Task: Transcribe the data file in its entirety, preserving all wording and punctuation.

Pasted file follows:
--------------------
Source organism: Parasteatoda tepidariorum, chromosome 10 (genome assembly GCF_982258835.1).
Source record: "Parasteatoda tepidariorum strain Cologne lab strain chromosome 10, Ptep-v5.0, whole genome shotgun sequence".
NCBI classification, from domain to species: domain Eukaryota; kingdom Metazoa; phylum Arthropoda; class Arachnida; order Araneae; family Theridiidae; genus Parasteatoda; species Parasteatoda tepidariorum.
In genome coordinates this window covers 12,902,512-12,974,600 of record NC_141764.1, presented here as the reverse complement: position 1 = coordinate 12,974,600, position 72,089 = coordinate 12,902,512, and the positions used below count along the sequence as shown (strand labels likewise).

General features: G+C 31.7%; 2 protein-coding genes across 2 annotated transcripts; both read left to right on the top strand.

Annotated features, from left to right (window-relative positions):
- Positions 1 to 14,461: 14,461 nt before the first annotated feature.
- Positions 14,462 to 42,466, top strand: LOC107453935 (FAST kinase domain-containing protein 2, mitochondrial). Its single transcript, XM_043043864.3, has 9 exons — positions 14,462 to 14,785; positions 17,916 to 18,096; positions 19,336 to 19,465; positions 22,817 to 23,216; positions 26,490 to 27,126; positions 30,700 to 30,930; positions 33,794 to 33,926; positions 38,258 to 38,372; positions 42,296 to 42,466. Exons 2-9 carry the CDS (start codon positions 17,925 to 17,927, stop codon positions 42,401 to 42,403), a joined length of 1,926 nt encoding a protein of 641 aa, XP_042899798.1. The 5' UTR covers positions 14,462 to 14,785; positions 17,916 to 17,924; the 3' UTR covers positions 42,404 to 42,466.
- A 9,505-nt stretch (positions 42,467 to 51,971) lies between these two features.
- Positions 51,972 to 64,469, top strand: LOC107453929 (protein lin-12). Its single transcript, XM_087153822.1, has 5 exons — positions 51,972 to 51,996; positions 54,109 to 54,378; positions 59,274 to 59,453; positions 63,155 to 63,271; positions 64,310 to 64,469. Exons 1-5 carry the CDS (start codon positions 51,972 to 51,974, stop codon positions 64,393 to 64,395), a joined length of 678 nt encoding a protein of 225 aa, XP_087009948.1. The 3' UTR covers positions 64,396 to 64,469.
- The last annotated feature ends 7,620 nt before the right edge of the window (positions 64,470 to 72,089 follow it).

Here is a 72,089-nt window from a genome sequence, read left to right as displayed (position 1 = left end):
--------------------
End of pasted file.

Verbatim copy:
Source organism: Parasteatoda tepidariorum, chromosome 10 (genome assembly GCF_982258835.1).
Source record: "Parasteatoda tepidariorum strain Cologne lab strain chromosome 10, Ptep-v5.0, whole genome shotgun sequence".
NCBI classification, from domain to species: domain Eukaryota; kingdom Metazoa; phylum Arthropoda; class Arachnida; order Araneae; family Theridiidae; genus Parasteatoda; species Parasteatoda tepidariorum.
In genome coordinates this window covers 12,902,512-12,974,600 of record NC_141764.1, presented here as the reverse complement: position 1 = coordinate 12,974,600, position 72,089 = coordinate 12,902,512, and the positions used below count along the sequence as shown (strand labels likewise).

General features: G+C 31.7%; 2 protein-coding genes across 2 annotated transcripts; both read left to right on the top strand.

Annotated features, from left to right (window-relative positions):
- Positions 1 to 14,461: 14,461 nt before the first annotated feature.
- Positions 14,462 to 42,466, top strand: LOC107453935 (FAST kinase domain-containing protein 2, mitochondrial). Its single transcript, XM_043043864.3, has 9 exons — positions 14,462 to 14,785; positions 17,916 to 18,096; positions 19,336 to 19,465; positions 22,817 to 23,216; positions 26,490 to 27,126; positions 30,700 to 30,930; positions 33,794 to 33,926; positions 38,258 to 38,372; positions 42,296 to 42,466. Exons 2-9 carry the CDS (start codon positions 17,925 to 17,927, stop codon positions 42,401 to 42,403), a joined length of 1,926 nt encoding a protein of 641 aa, XP_042899798.1. The 5' UTR covers positions 14,462 to 14,785; positions 17,916 to 17,924; the 3' UTR covers positions 42,404 to 42,466.
- A 9,505-nt stretch (positions 42,467 to 51,971) lies between these two features.
- Positions 51,972 to 64,469, top strand: LOC107453929 (protein lin-12). Its single transcript, XM_087153822.1, has 5 exons — positions 51,972 to 51,996; positions 54,109 to 54,378; positions 59,274 to 59,453; positions 63,155 to 63,271; positions 64,310 to 64,469. Exons 1-5 carry the CDS (start codon positions 51,972 to 51,974, stop codon positions 64,393 to 64,395), a joined length of 678 nt encoding a protein of 225 aa, XP_087009948.1. The 3' UTR covers positions 64,396 to 64,469.
- The last annotated feature ends 7,620 nt before the right edge of the window (positions 64,470 to 72,089 follow it).

Here is a 72,089-nt window from a genome sequence, read left to right as displayed (position 1 = left end):